The U.S. and China have been engaged in escalating tariffs. In September, the White House announced its latest duties on $200 billion of Chinese goods. If the two nations don’t reach a truce by 2019, the tariffs will jump from 10 percent to 25 percent. It’s part of the administration’s plan to obtain what it sees as more favorable trade deals for the U.S.

Trump has already fired the first round in negotiations, said Burns, who served as U.S. ambassador to NATO and was the State Department’s third-ranking diplomat during George W. Bush’s presidency.

The president told The Wall Street Journal earlier this week that he expects to move ahead with the 25 percent tariffs and also suggested he could place a 10 percent tariff on iPhones and laptops imported from China.

“He’s a cagey negotiator,” said Burns. “He’s trying to put the ball in China’s court and see the amount he can get from China, from Xi Jinping, across that table on Saturday night.

He expects China to offer a guarantee that they will import a certain level of U.S. exports per year. However, the administration is more interested in structural changes to China’s predatory trade practices, he added.

“It’s a cat-and-mouse game between two very strong-willed leaders, strong governments,” Burns said.


Company: cnbc, Activity: cnbc, Date: 2018-11-29  Authors: michelle fox, mikhail svetlov, getty images
Keywords: news, cnbc, companies, burns, trump, china, exnato, leaders, tariffs, silent, table, trade, g20, world, expects, chinas, chinese, hard, support, strike, bargain


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Liquidity squeeze could hit stocks hard, David Rosenberg warns

David Rosenberg says he’s worried about a serious risk that investors are largely overlooking. The Gluskin Sheff chief economist and strategist warns that the Federal Reserve’s balance sheet reduction —not rising interest rates — could have drastic implications for stocks. Just the balance sheet alone is going to create quite a significant liquidity squeeze next year.” “There’s never been a Fed tightening cycle at any time where the Fed didn’t go above that fabled neutral level.” “We’re going to


David Rosenberg says he’s worried about a serious risk that investors are largely overlooking. The Gluskin Sheff chief economist and strategist warns that the Federal Reserve’s balance sheet reduction —not rising interest rates — could have drastic implications for stocks. Just the balance sheet alone is going to create quite a significant liquidity squeeze next year.” “There’s never been a Fed tightening cycle at any time where the Fed didn’t go above that fabled neutral level.” “We’re going to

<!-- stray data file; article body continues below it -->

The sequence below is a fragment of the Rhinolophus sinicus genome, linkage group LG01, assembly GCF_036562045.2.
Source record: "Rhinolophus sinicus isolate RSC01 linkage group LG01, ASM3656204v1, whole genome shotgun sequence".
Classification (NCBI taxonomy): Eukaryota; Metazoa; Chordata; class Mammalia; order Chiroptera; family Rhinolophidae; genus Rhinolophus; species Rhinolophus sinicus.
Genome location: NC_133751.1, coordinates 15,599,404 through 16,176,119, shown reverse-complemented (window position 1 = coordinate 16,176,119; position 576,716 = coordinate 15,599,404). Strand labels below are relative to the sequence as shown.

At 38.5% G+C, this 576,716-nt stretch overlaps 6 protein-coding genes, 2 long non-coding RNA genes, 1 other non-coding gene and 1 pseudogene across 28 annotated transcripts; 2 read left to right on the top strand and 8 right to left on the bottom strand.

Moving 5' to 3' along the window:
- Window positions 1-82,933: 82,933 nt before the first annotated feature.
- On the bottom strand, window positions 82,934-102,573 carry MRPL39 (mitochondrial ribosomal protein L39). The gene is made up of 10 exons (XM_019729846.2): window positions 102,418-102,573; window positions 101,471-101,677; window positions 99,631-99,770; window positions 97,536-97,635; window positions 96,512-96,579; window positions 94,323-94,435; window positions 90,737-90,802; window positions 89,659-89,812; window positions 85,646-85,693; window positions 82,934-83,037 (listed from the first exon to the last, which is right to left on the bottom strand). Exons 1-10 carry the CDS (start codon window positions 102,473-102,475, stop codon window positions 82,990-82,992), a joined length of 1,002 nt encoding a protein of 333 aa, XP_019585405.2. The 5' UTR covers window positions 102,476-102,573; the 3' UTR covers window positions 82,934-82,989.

Liquidity squeeze could hit stocks hard, David Rosenberg warns Cached Page below :
Company: cnbc, Activity: cnbc, Date: 2018-11-29  Authors: stephanie landsman, misha friedman, bloomberg, getty images, chris sattlberger, the image bank, saul loeb, afp, kcna, thomas barwick getty images
Keywords: news, cnbc, companies, stocks, squeeze, fed, rates, hit, going, liquidity, hard, lot, tightening, street, really, rosenberg, sheet, david, warns, significant


Liquidity squeeze could hit stocks hard, David Rosenberg warns

David Rosenberg says he’s worried about a serious risk that investors are largely overlooking.

The Gluskin Sheff chief economist and strategist warns that the Federal Reserve’s balance sheet reduction —not rising interest rates — could have drastic implications for stocks.

“This is the elephant in the room,” he said Wednesday on CNBC’s “Trading Nation.” “The Fed doesn’t really have to do anything on rates. Just the balance sheet alone is going to create quite a significant liquidity squeeze next year.”

Rosenberg, who has been known as perma-bear on the Street for decades, stopped short at the size and scope of the market impact.

“It’s uncertain as to whether that causes an outright recession,” he said. “But it’s certainly going to trigger, I think, a significant slowdown that we’re already starting to see in a lot of the credit-sensitive data.”

Rosenberg spoke after Fed Chairman Jerome Powell signaled that interest rates were close to neutral, leaving investors to speculate that fewer hikes are ahead over the next 13 months.

“It doesn’t change my opinion of where Fed policy is going to be going over the next year — which is probably a little tighter than what’s priced in right now,” Rosenberg said. “There’s never been a Fed tightening cycle at any time where the Fed didn’t go above that fabled neutral level.”